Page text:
Of heroes, anti-heroes: Biazon offers to quitBy TJ Burgonio |, Jerry Esplanada and Christian EsguerraPhilippine Daily Inquirer
“I immediately offered my resignation after the President’s speech.”
So said Customs Commissioner Rufino Biazon in a text message to the Inquirer after President Aquino criticized the Bureau of Customs and two other agencies in his State of the Nation Address (Sona) for incompetence.
Biazon said he was not in the House of Representatives as Aquino spoke “so I immediately communicated with the President by cell phone.”
“His reply was: ‘Ruffy, we both know the difficulties in the agency you are trying to reform. My confidence in you remains the same.’”
Presidential spokesman Edwin Lacierda confirmed that the President sent the text message to Biazon.
That meant the President had not yet accepted Biazon’s resignation.
Riled by corruption in his administration, Aquino on Monday skewered misfits in the bureaucracy and vowed to hold accountable the corrupt who refused to turn their back on the “wangwang” (siren) culture.
But Aquino spoke proudly of public servants who remained faithful to their duty and performed well, among them police officers who shone in the ranks for outstanding performance.
Peace officers stood out in Aquino’s fourth Sona, which honored ordinary achievers but shamed nonperformers in his Cabinet.
Among the nonperformers, Aquino singled out officials and personnel of the Bureau of Customs, Bureau of Immigration and Deportation and the National Irrigation Administration (NIA) for their incompetence, saying they had no place in the government.
“Where do these people get the gall (Saan po kaya kumukuha ng kapal ng mukha ang mga kawani sa ahensyang ito)?” Aquino asked, referring to customs personnel who abetted the smuggling of goods, drugs and arms into the country’s ports.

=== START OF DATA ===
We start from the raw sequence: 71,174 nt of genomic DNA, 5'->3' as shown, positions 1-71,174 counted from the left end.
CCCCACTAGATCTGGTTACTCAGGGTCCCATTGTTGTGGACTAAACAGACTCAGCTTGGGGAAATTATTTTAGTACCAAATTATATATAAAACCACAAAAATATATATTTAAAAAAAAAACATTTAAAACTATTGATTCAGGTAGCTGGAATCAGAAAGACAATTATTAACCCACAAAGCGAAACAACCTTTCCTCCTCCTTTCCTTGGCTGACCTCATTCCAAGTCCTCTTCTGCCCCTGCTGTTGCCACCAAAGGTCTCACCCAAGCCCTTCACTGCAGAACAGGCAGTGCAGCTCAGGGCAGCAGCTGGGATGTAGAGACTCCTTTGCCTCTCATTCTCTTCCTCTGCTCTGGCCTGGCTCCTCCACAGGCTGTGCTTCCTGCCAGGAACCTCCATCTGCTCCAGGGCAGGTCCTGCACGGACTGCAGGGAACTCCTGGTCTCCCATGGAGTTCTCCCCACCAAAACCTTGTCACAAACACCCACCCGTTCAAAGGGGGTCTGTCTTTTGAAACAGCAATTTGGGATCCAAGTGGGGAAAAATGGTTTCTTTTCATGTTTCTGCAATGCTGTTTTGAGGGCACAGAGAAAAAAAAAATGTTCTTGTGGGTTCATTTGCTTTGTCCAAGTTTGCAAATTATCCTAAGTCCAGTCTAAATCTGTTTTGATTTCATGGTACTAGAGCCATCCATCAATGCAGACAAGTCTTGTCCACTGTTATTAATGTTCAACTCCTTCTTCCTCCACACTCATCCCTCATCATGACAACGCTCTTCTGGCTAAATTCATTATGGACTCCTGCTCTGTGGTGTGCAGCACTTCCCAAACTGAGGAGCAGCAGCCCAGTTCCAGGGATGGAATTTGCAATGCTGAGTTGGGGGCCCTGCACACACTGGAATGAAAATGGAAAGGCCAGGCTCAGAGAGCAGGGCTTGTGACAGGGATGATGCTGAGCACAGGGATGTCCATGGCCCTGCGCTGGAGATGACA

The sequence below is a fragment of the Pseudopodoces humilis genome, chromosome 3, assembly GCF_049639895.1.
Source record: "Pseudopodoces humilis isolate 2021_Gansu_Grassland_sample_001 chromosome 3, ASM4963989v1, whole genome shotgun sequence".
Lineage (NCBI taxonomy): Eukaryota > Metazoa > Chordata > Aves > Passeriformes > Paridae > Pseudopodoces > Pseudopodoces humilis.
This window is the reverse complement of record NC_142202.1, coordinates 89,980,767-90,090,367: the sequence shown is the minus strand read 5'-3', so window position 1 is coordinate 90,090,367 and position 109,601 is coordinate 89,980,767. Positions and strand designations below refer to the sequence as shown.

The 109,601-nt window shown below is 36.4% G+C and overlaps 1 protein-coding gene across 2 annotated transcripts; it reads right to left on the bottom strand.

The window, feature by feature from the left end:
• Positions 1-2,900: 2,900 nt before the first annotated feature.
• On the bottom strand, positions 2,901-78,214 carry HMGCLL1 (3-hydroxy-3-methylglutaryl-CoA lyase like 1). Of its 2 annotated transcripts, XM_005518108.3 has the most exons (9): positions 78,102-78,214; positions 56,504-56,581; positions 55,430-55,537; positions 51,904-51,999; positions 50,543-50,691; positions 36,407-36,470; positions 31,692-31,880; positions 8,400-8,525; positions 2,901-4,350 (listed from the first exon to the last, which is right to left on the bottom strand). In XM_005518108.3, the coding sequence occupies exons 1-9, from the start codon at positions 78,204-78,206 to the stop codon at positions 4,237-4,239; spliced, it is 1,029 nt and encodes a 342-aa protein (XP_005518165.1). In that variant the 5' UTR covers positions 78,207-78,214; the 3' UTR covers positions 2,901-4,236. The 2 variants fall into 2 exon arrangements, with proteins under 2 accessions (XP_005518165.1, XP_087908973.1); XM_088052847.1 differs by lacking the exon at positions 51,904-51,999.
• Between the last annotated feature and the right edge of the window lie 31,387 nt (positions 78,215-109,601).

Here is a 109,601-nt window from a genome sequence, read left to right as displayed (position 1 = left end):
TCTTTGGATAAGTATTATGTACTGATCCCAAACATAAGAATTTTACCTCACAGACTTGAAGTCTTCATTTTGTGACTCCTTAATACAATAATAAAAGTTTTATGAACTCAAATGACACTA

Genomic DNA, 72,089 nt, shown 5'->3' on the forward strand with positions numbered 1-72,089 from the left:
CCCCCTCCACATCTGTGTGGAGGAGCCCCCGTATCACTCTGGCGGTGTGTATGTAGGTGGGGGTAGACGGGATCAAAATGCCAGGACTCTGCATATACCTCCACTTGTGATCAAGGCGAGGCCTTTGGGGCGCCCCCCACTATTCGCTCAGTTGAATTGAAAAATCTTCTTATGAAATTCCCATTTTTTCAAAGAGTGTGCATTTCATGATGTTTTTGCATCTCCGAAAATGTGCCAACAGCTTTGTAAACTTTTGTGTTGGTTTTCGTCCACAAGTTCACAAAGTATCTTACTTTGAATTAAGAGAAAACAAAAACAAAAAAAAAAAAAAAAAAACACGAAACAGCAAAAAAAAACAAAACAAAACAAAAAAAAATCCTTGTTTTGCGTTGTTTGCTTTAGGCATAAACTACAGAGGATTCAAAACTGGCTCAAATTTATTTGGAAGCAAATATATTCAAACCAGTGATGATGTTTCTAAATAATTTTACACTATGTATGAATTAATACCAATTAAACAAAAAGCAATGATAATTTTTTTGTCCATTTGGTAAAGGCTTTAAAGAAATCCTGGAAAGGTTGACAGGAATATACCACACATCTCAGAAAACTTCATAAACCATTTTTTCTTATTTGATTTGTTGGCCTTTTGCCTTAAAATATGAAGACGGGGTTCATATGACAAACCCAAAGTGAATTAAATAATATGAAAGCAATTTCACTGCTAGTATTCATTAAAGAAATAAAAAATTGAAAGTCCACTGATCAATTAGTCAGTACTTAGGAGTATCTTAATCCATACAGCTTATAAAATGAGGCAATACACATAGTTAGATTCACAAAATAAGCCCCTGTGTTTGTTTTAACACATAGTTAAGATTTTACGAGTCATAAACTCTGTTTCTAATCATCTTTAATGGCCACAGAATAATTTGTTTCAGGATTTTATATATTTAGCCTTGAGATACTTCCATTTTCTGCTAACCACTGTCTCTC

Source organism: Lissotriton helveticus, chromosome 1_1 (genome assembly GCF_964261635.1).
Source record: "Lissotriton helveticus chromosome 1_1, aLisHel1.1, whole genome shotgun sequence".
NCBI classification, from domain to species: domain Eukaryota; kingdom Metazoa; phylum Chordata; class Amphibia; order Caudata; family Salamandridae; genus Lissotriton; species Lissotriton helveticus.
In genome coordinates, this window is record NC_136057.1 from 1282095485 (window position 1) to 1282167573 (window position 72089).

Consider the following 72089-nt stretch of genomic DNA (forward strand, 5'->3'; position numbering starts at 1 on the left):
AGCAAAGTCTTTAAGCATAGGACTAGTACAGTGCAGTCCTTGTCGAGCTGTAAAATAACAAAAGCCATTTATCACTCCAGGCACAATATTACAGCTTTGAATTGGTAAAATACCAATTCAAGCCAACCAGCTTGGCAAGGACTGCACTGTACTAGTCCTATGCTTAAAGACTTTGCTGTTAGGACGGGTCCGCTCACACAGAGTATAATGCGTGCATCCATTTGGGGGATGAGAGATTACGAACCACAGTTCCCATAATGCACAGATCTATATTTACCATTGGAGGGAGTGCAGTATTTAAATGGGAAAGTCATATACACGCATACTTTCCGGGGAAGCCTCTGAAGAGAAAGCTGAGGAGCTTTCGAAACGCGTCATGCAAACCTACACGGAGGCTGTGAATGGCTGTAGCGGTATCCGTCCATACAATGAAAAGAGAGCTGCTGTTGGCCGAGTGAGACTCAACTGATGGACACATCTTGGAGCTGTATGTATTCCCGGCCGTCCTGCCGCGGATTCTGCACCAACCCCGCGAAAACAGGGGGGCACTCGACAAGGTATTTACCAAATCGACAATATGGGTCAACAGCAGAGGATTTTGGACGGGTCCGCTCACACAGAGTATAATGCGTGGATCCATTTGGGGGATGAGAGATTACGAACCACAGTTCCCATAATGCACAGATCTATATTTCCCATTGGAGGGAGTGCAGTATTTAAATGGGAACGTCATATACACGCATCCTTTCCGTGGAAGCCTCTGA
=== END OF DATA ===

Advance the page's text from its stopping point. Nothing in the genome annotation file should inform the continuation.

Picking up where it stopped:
“One can almost hear them say, ‘I don’t care if the weapons go to criminal elements. I don’t care how many lives are ruined by drugs. I don’t care if our fields remain barren forever. What matters is that I am rich.’ It’s every man for himself,” he said.
Aquino warned: “Such practices have no place in the government. If you cannot do your job, you do not deserve to remain in office.”
The President said he had repeatedly admonished the immigration bureau to improve its watch over the country’s seaports and airports, but Filipinos and foreigners facing charges in court still managed to slip out.
“How then was it possible for the brothers Joel and Mario Reyes, the principal suspects in the slaying of Gerry Ortega, to leave the country?” he said, referring to the suspects in the January 2011 killing of the Palawan environmentalist.
“How could the escape of the Korean Park Sung-jun—as blatantly seen in CCTV footage—have taken place?
Aquino last week accepted the resignation of Immigration Commissioner Ricardo David.
The President admitted that the NIA’s “make-do” culture that encouraged its personnel to merely rehabilitate existing irrigation facilities also “tested” his patience.
“For them, shoddy repairs are enough to say they have already done a good job. During their anniversary, I asked them why only 60 percent of their target was accomplished in 2012, when they had reached 80 percent in 2011,” he said.
NIA Administrator Antonio Nangel reasoned out that 40 percent of the target areas were located in Mindanao and devastated by Typhoon “Pablo,” an explanation that Aquino refused to accept because the storm struck in December 2012.
Aquino let go of Nangel early this month after publicly scolding him at NIA’s anniversary over unmet targets.
In the case of the BOC, the President said, “Instead of collecting the proper taxes and preventing contraband from entering the country, they are heedlessly permitting the smuggling of goods and even drugs, arms and other items of a similar nature into our territory.”